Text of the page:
NEIL Cooper is theatre critic for The Herald, and a freelance writer.
When did working in the media first start becoming an ambition?
From a very early age, I guess, but I had absolutely no idea how you went about it. I was a print junkie, first with Marvel comics and science fiction fanzines, then later with the music papers, which were at their post-punk peak when I was a teenager. The NME was my 'bible', and I started picking up music fanzines from Probe, which was the hip record shop in Liverpool.
My favourite was one from Manchester, called City Fun, which was a deeply pretentious scene gossip-sheet with live reviews and record reviews. It was extremely opinionated and dripped sarcasm from every page. At the time, I didn't realise it was probably produced by a bunch of pseudy students. But I still didn't have a clue about seizing the means of production for oneself.
I was also influenced by Tony Wilson on Granada Reports. One minute he'd be reading the news, the next he'd be introducing Joy Division or Blondie, and this was while you were having your tea. He had people like John Cooper Clarke and a poet and puppeteer called Ted Milton, who plays in a band called Blurt, doing all this crazy stuff.
I always had secret plans to become a performance poet and publish radical collage-based 'zines full of cut-up type gubbins in very serious black and white. But the only photocopier I knew of was in a shop down the road, and charged 10p a sheet.
So I accidentally joined the civil service, instead.
What was your first ‘media job’?
Oh, that'll be the paper round I did for Ted Houghton's paper shop in Anfield, delivering the Liverpool Echo.
On Saturday afternoons, while we were waiting for the Pink post-match edition to come in, if there'd been a Liverpool game on down the road, the TV sports commentator, Gerald Sinstadt, used to sometimes come in and buy a cigar. So I suppose that was exposure to the media world in a sort of star-struck, 'you're famous' kind of way.
I'd always written in some form, and still have screeds of the stuff. The first thing I ever remember writing that might be said to aspire to 'journalism' was after a kid's film programme called Clapperboard, which had a Christmas special on comic book characters which had been adapted for film, like the 1960s Batman movie.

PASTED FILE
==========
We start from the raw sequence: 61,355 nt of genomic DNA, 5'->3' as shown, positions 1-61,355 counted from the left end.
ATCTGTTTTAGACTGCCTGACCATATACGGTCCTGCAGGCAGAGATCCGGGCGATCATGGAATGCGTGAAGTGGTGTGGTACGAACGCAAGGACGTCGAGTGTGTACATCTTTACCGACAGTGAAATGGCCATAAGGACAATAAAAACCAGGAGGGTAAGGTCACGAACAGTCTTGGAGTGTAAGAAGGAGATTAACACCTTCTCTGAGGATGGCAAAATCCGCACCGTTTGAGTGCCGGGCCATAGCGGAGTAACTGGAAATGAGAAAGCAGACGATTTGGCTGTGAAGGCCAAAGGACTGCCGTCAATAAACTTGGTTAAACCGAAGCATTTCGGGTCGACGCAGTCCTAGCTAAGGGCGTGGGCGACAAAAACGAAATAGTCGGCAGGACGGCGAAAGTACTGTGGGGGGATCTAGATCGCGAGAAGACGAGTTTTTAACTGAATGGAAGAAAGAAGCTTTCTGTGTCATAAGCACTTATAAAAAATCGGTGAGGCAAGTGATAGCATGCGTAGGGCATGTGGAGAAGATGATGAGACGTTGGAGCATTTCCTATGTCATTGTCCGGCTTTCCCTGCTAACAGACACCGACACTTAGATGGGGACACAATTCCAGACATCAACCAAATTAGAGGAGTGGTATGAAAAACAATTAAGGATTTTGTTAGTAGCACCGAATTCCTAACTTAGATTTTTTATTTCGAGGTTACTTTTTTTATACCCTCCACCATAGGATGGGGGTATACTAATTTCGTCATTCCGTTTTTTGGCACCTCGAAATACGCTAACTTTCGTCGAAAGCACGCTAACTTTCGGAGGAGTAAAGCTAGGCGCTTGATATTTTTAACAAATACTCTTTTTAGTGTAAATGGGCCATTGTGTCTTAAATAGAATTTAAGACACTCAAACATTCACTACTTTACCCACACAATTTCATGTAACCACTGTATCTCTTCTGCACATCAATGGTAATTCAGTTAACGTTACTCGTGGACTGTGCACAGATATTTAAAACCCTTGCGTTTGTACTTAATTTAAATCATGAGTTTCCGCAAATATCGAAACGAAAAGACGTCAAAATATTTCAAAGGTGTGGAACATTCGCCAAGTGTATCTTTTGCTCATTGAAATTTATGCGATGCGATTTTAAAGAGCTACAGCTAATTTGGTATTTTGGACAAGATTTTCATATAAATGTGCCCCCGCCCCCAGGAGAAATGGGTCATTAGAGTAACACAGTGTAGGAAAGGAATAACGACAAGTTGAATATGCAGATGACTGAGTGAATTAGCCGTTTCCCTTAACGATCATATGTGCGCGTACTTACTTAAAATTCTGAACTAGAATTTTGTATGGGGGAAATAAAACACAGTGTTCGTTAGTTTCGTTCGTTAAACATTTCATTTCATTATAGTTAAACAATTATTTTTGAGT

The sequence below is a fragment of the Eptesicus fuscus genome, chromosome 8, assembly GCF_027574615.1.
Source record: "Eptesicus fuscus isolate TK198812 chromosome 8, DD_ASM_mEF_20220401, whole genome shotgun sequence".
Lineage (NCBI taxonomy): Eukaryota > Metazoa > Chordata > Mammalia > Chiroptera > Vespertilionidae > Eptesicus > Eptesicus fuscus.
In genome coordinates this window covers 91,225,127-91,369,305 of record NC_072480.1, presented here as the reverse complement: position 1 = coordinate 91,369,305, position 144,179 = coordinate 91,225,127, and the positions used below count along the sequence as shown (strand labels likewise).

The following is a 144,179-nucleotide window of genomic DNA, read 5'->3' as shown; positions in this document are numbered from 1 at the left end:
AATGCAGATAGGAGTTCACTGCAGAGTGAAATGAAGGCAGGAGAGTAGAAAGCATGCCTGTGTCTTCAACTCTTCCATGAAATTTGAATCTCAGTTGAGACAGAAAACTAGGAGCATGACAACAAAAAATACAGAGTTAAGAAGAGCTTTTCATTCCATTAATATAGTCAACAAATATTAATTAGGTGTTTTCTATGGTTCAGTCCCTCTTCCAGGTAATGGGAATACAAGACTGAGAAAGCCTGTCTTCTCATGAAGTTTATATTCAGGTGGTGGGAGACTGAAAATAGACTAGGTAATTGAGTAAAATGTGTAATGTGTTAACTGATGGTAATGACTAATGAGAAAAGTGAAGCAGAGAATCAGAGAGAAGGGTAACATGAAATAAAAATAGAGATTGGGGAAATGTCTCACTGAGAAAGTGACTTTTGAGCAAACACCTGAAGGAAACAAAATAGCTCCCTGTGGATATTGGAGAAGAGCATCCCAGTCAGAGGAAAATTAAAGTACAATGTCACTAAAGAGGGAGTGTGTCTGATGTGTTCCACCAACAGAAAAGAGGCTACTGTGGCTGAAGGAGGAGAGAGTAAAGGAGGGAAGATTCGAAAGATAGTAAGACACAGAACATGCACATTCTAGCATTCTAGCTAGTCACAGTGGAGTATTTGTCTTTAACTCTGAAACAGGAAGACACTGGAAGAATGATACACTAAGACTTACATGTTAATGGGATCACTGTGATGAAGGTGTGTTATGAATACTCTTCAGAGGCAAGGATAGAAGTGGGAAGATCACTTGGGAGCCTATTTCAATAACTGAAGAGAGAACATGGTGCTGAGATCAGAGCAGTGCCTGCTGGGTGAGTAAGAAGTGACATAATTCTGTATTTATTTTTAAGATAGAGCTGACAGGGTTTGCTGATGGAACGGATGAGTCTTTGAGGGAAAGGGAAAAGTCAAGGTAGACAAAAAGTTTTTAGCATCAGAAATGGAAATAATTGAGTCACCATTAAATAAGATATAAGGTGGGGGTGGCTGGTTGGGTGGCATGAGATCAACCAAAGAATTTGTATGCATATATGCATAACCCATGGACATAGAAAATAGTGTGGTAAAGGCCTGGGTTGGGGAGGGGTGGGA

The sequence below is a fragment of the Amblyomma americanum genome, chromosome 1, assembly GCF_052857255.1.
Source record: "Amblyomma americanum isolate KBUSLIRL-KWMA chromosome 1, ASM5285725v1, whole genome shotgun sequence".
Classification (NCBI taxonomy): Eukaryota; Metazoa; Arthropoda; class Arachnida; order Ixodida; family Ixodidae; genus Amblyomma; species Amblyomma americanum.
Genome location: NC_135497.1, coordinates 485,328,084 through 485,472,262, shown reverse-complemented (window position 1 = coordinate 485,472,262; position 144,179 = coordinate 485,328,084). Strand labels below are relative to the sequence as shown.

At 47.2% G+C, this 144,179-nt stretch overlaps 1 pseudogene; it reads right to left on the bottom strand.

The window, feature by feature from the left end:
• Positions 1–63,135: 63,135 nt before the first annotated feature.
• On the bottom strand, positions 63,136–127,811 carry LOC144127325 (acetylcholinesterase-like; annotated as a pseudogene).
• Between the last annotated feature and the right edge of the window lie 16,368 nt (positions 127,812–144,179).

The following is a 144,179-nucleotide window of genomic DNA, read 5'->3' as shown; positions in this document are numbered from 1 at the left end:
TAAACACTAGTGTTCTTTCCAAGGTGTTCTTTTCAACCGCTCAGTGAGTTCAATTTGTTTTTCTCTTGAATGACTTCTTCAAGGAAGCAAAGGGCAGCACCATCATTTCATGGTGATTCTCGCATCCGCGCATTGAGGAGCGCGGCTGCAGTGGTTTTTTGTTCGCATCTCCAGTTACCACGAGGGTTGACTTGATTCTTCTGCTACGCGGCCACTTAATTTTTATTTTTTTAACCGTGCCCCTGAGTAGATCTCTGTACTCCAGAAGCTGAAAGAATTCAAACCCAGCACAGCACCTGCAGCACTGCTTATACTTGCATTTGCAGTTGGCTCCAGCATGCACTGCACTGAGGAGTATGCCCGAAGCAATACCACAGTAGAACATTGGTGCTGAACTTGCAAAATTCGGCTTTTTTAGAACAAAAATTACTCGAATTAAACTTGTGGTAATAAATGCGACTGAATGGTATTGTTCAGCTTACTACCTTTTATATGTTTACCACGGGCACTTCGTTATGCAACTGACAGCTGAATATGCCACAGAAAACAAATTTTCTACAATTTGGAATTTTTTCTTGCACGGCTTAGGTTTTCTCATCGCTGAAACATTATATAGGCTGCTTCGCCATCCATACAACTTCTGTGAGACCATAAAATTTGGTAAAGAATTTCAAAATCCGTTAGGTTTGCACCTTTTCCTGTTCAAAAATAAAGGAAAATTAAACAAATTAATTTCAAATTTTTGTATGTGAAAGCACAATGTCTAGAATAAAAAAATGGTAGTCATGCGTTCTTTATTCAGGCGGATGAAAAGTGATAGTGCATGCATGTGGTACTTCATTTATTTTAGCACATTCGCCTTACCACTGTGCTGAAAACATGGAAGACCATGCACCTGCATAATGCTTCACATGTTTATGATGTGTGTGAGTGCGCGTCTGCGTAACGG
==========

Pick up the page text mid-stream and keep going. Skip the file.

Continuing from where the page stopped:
I was still obsessed with all that stuff at the time, and must've been about 11. We had to rush for a train straight after the programme, and I spent the entire train journey writing in a school exercise book what I suppose was my first 'review' of Clapperboard.
Then when I was old enough to go to gigs, I would come home afterwards and stay up all night writing reviews of them in long-hand.
I eventually started sending stuff off to 'zines, and had a few reviews published. There was one called Breakout, and another called All That Thinks and Moves. Then, in 1984, a guy called Dom Phillips and I got together to produce a 'zine which he called The Subterranean, after the Kerouac novel, but which I tried to model on City Fun. As well putting music stuff in and some terrible poetry, Dom wrote something about living in a squat in Camden (he was 19, and had lived a bit more than me!), and I wrote up an interview with a model I met on a train (!) that had broke down.
I was working as a clerical assistant in the Print Unit of the Health and Safety Executive in Bootle, and had 'access' to fancy paper and photocopiers. The boss had chopped his fingers off in an accident with one of the machines and was off work, so an entire industry of business cards, gig posters and The Subterranean was put into motion when nobody was looking.
We printed a couple of hundred, and sold them at gigs. We only did one issue, which was pretty rubbish, to be honest, but then the boss came back to work and we didn't have any money to do another one, which I've still got the proofs of, all laid out with Letraset and Spraymount. We didn't have a clue, but Dom went on to edit Mixmag and I ended up doing what I'm doing now, so we must've been doing something right.
When I moved to Scotland, I started sending gig reviews to a free magazine called Rocket 88. Again, I wrote them free-hand, and sent them off, and then I'd get a copy of the mag in the post a few weeks later. I had no idea about the commissioning process or arranging guest lists, and completely missed out on what I now know was this big 1980's 'bunfight' full of indulgence and excess.
I'd also become interested in theatre, and started doing reviews for the Tollcross Times, which was a community paper based at Tollcross Community Centre. That wasn't paid, but suddenly I was getting into places and in print. That was fun, but I started studying drama full-time, and left all that stuff behind.
It was only much later, when I'd finished college and was on the dole that I thought about doing it again.
There was an ad in The List magazine for a deputy theatre editor, which my then flat-mate suggested I apply for. I sent off a sample review, and waited for what seemed like weeks, until eventually Robin Hodge, the publisher, invited me up on a Saturday morning.
The first thing he said was that there wasn't actually a job, but that they were just seeing who was out there, partly because Mark Fisher, who was then theatre editor, was about to become The Herald's theatre critic, which is weird, because that's the job I do now.